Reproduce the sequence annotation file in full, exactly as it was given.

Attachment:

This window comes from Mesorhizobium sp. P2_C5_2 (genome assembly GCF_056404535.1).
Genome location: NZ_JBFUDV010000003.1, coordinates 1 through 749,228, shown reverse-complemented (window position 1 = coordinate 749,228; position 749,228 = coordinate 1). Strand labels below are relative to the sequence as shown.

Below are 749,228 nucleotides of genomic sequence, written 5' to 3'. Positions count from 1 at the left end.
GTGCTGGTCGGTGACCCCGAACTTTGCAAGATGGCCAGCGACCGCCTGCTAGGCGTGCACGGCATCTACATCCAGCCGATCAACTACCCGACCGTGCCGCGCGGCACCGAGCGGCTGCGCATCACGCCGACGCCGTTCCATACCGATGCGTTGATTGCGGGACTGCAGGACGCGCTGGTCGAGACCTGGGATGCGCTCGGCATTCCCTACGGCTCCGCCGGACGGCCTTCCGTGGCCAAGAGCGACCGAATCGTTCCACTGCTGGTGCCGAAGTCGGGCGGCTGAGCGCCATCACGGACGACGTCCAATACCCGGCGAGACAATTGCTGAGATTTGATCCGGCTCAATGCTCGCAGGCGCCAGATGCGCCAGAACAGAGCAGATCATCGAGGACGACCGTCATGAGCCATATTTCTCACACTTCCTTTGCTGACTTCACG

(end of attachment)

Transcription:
This window comes from Mesorhizobium sp. P2_C5_2 (genome assembly GCF_056404535.1).
Genome location: NZ_JBFUDV010000003.1, coordinates 1 through 749,228, shown reverse-complemented (window position 1 = coordinate 749,228; position 749,228 = coordinate 1). Strand labels below are relative to the sequence as shown.

Below are 749,228 nucleotides of genomic sequence, written 5' to 3'. Positions count from 1 at the left end.
GTGCTGGTCGGTGACCCCGAACTTTGCAAGATGGCCAGCGACCGCCTGCTAGGCGTGCACGGCATCTACATCCAGCCGATCAACTACCCGACCGTGCCGCGCGGCACCGAGCGGCTGCGCATCACGCCGACGCCGTTCCATACCGATGCGTTGATTGCGGGACTGCAGGACGCGCTGGTCGAGACCTGGGATGCGCTCGGCATTCCCTACGGCTCCGCCGGACGGCCTTCCGTGGCCAAGAGCGACCGAATCGTTCCACTGCTGGTGCCGAAGTCGGGCGGCTGAGCGCCATCACGGACGACGTCCAATACCCGGCGAGACAATTGCTGAGATTTGATCCGGCTCAATGCTCGCAGGCGCCAGATGCGCCAGAACAGAGCAGATCATCGAGGACGACCGTCATGAGCCATATTTCTCACACTTCCTTTGCTGACTTCACG